The Alterations of the Scarlet Letter

Topics: The Scarlet Letter, Nathaniel Hawthorne, Hester Prynne Pages: 2 (879 words) Published: March 23, 2011
The Alterations of the Scarlet Letter
Society determines what kind of person you are based upon your behavior and actions and they can deem you a sinner or an angel. Within Nathaniel Hawthorne’s The Scarlet Letter, the perceptions of the scarlet “A” are constantly changing within the story. In the novel the “A” is the signifier and the signified is represented by all the different perspectives from the Puritans. It can be argued that the “A” changes because Hester’s actions determine the way that Puritan society will perceive it, whether it be sin, agony, angel, able, or life.

At the start of the novel, the “A” was viewed as a symbol of her sin and her feeling of agony. For instance, during the time when Hester was led out of the prison one of the many women crowded around the jail said, “But she, - the naughty baggage, - little will she care about what they put upon the bodice of her gown” (45). This showed that the women of the town perceived Hester as a sinner and as a bad person. Even though she was truly a kind person at heart, the women chose to overlook that aspect. As Hester was being led out to the scaffold the narrator revealed that, “Hester Prynne had always had this dreadful agony in feeling a human eye upon the token; the spot never grew callous; it seemed contrary, to grow more sensitive with daily torture” (72). According to Hawthorne she felt a horrendous amount of agony because people were glaring at her and judging her based on the sin she committed and the “A” on her bosom. With all that is said and done the “A” in the start of the novel was a symbol of agony and sin.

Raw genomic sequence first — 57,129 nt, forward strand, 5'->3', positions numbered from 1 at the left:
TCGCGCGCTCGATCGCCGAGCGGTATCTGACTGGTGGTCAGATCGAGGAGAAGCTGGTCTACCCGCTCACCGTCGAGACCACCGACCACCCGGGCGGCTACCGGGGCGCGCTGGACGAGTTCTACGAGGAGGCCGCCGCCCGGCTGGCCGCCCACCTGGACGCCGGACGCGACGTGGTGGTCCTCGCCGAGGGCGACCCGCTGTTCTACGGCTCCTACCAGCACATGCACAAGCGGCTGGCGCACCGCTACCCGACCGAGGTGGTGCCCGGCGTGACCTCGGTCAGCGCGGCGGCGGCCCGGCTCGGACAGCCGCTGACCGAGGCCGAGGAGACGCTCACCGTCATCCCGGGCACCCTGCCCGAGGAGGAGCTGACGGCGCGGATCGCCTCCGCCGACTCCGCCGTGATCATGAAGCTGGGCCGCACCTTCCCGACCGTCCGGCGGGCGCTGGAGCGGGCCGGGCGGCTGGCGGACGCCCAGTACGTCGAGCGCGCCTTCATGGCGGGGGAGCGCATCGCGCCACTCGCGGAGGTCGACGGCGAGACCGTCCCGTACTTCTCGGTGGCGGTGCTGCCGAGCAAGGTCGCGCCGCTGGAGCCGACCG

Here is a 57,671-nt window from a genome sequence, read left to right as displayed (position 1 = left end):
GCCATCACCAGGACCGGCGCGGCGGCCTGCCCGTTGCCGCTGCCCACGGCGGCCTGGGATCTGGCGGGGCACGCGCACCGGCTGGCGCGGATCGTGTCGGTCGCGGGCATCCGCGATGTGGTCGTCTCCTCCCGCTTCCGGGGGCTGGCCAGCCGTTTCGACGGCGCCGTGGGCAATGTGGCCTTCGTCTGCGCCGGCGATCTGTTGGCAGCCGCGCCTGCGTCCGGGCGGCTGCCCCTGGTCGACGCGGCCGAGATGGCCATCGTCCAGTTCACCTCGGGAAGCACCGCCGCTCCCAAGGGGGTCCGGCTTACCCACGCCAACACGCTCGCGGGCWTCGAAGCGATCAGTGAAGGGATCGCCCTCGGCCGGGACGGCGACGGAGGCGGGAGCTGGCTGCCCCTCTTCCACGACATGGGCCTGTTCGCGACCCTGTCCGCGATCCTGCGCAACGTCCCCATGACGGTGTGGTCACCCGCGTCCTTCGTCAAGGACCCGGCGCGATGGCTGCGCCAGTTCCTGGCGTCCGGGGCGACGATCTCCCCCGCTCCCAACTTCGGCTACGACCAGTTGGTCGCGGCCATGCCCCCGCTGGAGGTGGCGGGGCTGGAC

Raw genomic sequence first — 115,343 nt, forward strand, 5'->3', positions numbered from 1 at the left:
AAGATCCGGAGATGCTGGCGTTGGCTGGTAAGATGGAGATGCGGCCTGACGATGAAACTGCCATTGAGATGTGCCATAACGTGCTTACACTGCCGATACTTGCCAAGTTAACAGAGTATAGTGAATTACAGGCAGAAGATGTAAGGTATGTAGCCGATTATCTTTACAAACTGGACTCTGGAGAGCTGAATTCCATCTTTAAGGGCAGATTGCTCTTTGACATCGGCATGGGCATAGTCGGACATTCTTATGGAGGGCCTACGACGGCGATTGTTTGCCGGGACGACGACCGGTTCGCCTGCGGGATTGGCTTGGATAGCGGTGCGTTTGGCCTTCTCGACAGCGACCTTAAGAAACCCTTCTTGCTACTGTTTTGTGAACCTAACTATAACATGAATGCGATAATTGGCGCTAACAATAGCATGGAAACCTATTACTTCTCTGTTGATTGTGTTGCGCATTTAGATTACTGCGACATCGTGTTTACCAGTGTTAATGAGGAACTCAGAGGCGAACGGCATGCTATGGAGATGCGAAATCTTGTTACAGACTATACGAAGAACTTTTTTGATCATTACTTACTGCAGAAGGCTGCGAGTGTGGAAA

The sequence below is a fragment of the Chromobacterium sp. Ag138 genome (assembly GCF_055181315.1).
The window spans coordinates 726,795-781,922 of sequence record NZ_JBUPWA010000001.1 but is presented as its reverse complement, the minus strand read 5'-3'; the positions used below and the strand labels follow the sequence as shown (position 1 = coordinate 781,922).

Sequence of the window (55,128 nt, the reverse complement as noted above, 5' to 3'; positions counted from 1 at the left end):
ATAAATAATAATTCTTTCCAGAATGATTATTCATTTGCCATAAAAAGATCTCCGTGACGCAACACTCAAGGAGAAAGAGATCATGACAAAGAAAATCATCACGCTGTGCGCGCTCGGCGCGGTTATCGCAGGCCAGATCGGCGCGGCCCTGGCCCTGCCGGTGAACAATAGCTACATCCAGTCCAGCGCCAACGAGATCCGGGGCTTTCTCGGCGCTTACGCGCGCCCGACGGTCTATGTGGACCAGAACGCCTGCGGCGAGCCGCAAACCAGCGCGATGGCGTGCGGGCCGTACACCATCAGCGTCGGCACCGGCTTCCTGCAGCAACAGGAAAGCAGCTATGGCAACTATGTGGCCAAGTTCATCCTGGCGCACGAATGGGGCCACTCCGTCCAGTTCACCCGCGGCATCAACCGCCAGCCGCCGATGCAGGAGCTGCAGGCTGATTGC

There was no direct definition of the “A” because everyone perceived it in different ways. For Example, when Reverend Dimmesdale, Hester, and Pearl were all up on the scaffold, Dimmesdale claimed that the “A” “burning duskily through a veil of cloud; but with no such shape as his guilty imagination gave it; or, at least, with so little definiteness, that another’s guilt...
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